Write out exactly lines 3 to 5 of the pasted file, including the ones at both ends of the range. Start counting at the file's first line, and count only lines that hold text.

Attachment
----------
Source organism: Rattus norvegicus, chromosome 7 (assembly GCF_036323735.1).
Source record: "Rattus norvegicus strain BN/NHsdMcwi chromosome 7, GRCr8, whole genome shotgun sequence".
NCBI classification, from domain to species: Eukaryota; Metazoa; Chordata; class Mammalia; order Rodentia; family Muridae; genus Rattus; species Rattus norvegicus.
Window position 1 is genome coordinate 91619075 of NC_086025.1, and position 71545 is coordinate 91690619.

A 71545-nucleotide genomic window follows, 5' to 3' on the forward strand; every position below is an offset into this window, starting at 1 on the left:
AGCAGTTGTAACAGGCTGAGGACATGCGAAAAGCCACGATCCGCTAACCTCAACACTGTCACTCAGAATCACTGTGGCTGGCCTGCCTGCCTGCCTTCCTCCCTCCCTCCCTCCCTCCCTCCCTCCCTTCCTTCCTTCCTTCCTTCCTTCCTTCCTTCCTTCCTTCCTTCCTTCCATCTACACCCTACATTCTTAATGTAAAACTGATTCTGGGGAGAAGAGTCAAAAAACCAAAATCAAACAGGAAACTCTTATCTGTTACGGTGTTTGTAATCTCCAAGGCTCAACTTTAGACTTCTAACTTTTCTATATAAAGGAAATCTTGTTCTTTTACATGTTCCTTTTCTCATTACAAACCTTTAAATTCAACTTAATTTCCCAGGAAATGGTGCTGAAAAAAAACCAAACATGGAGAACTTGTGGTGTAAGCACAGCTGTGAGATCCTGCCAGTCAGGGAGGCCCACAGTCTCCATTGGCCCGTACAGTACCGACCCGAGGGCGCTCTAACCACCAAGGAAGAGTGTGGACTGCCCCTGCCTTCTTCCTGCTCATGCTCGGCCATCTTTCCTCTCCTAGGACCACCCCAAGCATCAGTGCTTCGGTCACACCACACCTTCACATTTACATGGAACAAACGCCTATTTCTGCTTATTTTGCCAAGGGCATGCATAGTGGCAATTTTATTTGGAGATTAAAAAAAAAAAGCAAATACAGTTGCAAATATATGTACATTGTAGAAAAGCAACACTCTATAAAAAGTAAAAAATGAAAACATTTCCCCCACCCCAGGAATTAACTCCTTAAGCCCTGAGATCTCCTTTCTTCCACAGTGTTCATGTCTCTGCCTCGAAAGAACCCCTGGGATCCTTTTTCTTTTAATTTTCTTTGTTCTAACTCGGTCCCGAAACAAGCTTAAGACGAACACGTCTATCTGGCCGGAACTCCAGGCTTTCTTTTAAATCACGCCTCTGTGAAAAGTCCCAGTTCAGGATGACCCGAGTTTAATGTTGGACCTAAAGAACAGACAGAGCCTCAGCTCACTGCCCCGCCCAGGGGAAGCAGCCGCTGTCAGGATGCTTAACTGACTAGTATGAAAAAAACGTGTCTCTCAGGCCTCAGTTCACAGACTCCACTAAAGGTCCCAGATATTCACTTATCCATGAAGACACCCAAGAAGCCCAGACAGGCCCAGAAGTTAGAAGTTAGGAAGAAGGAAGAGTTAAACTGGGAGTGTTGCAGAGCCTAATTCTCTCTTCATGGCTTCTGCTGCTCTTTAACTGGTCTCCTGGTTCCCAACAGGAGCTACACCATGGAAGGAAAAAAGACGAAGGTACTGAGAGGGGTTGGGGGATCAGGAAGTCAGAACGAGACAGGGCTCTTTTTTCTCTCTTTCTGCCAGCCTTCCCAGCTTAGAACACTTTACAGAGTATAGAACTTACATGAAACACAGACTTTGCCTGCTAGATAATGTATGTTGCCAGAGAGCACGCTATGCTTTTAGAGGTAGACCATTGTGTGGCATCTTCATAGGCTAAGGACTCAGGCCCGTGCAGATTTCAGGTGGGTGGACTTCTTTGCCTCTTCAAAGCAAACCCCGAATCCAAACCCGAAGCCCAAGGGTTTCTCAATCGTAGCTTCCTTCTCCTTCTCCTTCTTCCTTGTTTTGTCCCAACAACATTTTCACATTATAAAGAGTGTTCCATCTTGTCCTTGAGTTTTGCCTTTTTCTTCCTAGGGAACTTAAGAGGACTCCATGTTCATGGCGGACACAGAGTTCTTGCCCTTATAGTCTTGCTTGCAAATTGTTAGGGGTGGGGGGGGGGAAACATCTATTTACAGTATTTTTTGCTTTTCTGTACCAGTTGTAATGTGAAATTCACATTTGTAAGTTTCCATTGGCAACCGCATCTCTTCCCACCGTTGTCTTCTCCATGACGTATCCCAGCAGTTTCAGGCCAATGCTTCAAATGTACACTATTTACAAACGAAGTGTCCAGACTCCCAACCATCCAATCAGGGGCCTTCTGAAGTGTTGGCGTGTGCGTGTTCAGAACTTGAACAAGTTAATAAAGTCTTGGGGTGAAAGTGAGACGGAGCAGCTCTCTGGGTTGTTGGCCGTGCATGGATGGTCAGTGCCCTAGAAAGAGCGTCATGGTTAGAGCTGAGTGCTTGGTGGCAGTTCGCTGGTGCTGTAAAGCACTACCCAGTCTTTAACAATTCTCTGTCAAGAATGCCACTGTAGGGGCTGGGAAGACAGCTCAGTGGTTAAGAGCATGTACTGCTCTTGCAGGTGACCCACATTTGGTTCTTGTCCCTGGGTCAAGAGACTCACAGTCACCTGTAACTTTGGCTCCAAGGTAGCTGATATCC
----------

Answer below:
NCBI classification, from domain to species: Eukaryota; Metazoa; Chordata; class Mammalia; order Rodentia; family Muridae; genus Rattus; species Rattus norvegicus.
Window position 1 is genome coordinate 91619075 of NC_086025.1, and position 71545 is coordinate 91690619.

A 71545-nucleotide genomic window follows, 5' to 3' on the forward strand; every position below is an offset into this window, starting at 1 on the left: